To Henry Knox
Philadelphia September 8. 1791.
My dear Sir.
I have heard of the death of your promising Son with great concern, and sincerely condole with you and Mrs Knox on the melancholy occasion.1
Parental feelings are too much alive in the moment of these misfortunes to admit the consolations of religion or philosophy; but I am persuaded reason will call one or both of them to your aid as soon as the keenness of your anguish is abated.
He that gave you know has a right to take away—his ways are wise—they are inscrutable, and irresistable.2 I am ever Your sincere and affectionate friend
1. Henry and Lucy Flucker Knox commissioned Joseph Wright to paint a portrait of Marcus Camillus Knox (1783–1791), their second son to have survived infancy, after the boy’s death on 8 September. His funeral procession to St. Peter’s Church the next day was attended by “the Professors and Preceptors of the College and Academy” of Philadelphia “and a numerous train of mourning friends,” including his schoolmates at the academy (Gazette of the United States [Philadelphia], 10 Sept.; Monroe H. Fsbian, Joseph Wright: American Artist, 1756–1793 [Washington, D.C., 1985], 71, 132).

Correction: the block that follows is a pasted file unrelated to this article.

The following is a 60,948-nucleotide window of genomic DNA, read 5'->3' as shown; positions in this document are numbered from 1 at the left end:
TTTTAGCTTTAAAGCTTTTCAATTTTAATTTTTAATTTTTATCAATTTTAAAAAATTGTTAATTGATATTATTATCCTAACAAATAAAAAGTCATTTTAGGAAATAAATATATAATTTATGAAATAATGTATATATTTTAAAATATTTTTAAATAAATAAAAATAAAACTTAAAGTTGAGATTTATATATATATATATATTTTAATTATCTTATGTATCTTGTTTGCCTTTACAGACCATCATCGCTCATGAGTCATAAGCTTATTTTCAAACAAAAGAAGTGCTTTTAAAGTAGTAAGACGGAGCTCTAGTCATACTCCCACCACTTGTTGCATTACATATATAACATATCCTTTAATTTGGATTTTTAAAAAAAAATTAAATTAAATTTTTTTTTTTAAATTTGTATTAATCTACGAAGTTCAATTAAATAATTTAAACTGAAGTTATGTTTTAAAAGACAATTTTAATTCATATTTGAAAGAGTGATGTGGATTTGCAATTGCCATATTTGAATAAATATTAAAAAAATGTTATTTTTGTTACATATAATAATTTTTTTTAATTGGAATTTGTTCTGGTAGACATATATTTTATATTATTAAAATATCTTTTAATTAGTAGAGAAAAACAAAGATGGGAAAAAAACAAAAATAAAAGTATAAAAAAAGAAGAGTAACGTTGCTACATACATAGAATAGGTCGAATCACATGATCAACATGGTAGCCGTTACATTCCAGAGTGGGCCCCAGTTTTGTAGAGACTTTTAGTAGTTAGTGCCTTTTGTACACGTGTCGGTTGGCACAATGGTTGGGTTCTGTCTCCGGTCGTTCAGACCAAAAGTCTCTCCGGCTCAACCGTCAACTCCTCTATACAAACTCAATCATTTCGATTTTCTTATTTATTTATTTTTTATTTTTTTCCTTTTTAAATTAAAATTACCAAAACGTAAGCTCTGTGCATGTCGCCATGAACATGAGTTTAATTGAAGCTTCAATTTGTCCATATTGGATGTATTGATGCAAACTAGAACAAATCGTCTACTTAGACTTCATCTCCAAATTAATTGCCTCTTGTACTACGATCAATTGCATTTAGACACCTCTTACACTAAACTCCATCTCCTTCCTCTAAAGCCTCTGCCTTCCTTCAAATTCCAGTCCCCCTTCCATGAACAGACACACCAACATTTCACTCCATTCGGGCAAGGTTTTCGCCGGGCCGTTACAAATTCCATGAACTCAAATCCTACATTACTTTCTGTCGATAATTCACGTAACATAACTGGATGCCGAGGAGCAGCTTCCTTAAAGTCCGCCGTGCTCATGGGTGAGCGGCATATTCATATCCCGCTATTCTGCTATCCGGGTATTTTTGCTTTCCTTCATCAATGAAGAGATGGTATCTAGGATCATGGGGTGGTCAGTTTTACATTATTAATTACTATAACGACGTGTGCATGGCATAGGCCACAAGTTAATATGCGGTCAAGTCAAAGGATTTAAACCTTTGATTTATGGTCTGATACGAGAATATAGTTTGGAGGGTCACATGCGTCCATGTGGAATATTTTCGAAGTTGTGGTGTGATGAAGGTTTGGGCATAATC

2. Knox replied this day to GW: “The arrow with which we are stricken is indeed barbed with the Keenest anguish. In this moment neither reason Philosophy or religion have their proper effect. Perhaps the lenient hand of time, may reconcile us to this strong handed event, which we alass could not controul. Wounded and shorn to the quick as we are, we feel most sensibly the Kindness of your sympathy” (DLC:GW).